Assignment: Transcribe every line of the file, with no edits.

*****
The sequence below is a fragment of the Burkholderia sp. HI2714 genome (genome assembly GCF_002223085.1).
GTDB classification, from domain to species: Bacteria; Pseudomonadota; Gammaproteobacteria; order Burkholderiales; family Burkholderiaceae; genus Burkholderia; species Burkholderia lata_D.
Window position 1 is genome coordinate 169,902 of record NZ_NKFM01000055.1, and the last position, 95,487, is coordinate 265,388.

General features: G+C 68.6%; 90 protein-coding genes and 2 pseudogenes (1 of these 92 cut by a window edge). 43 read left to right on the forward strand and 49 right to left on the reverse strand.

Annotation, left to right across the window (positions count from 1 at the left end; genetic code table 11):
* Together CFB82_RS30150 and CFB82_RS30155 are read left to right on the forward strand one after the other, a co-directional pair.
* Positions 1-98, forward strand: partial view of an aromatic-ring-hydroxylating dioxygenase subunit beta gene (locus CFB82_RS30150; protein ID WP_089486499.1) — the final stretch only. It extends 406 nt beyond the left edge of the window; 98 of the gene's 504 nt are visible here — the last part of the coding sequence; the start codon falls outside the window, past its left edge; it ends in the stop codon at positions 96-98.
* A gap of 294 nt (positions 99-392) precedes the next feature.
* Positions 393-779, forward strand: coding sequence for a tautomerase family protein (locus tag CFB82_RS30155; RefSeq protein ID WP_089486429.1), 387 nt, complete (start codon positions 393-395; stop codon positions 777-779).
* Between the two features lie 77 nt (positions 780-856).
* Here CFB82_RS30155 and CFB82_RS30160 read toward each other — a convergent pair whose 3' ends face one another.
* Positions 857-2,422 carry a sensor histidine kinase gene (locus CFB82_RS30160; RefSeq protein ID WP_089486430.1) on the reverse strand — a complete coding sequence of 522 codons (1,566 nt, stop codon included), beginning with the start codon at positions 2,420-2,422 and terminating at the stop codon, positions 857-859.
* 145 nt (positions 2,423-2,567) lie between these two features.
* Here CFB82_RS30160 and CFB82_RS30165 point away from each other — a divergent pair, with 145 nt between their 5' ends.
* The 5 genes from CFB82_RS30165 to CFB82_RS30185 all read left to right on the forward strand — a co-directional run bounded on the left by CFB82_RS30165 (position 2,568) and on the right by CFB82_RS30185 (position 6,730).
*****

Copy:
The sequence below is a fragment of the Burkholderia sp. HI2714 genome (genome assembly GCF_002223085.1).
GTDB classification, from domain to species: Bacteria; Pseudomonadota; Gammaproteobacteria; order Burkholderiales; family Burkholderiaceae; genus Burkholderia; species Burkholderia lata_D.
Window position 1 is genome coordinate 169,902 of record NZ_NKFM01000055.1, and the last position, 95,487, is coordinate 265,388.

General features: G+C 68.6%; 90 protein-coding genes and 2 pseudogenes (1 of these 92 cut by a window edge). 43 read left to right on the forward strand and 49 right to left on the reverse strand.

Annotation, left to right across the window (positions count from 1 at the left end; genetic code table 11):
* Together CFB82_RS30150 and CFB82_RS30155 are read left to right on the forward strand one after the other, a co-directional pair.
* Positions 1-98, forward strand: partial view of an aromatic-ring-hydroxylating dioxygenase subunit beta gene (locus CFB82_RS30150; protein ID WP_089486499.1) — the final stretch only. It extends 406 nt beyond the left edge of the window; 98 of the gene's 504 nt are visible here — the last part of the coding sequence; the start codon falls outside the window, past its left edge; it ends in the stop codon at positions 96-98.
* A gap of 294 nt (positions 99-392) precedes the next feature.
* Positions 393-779, forward strand: coding sequence for a tautomerase family protein (locus tag CFB82_RS30155; RefSeq protein ID WP_089486429.1), 387 nt, complete (start codon positions 393-395; stop codon positions 777-779).
* Between the two features lie 77 nt (positions 780-856).
* Here CFB82_RS30155 and CFB82_RS30160 read toward each other — a convergent pair whose 3' ends face one another.
* Positions 857-2,422 carry a sensor histidine kinase gene (locus CFB82_RS30160; RefSeq protein ID WP_089486430.1) on the reverse strand — a complete coding sequence of 522 codons (1,566 nt, stop codon included), beginning with the start codon at positions 2,420-2,422 and terminating at the stop codon, positions 857-859.
* 145 nt (positions 2,423-2,567) lie between these two features.
* Here CFB82_RS30160 and CFB82_RS30165 point away from each other — a divergent pair, with 145 nt between their 5' ends.
* The 5 genes from CFB82_RS30165 to CFB82_RS30185 all read left to right on the forward strand — a co-directional run bounded on the left by CFB82_RS30165 (position 2,568) and on the right by CFB82_RS30185 (position 6,730).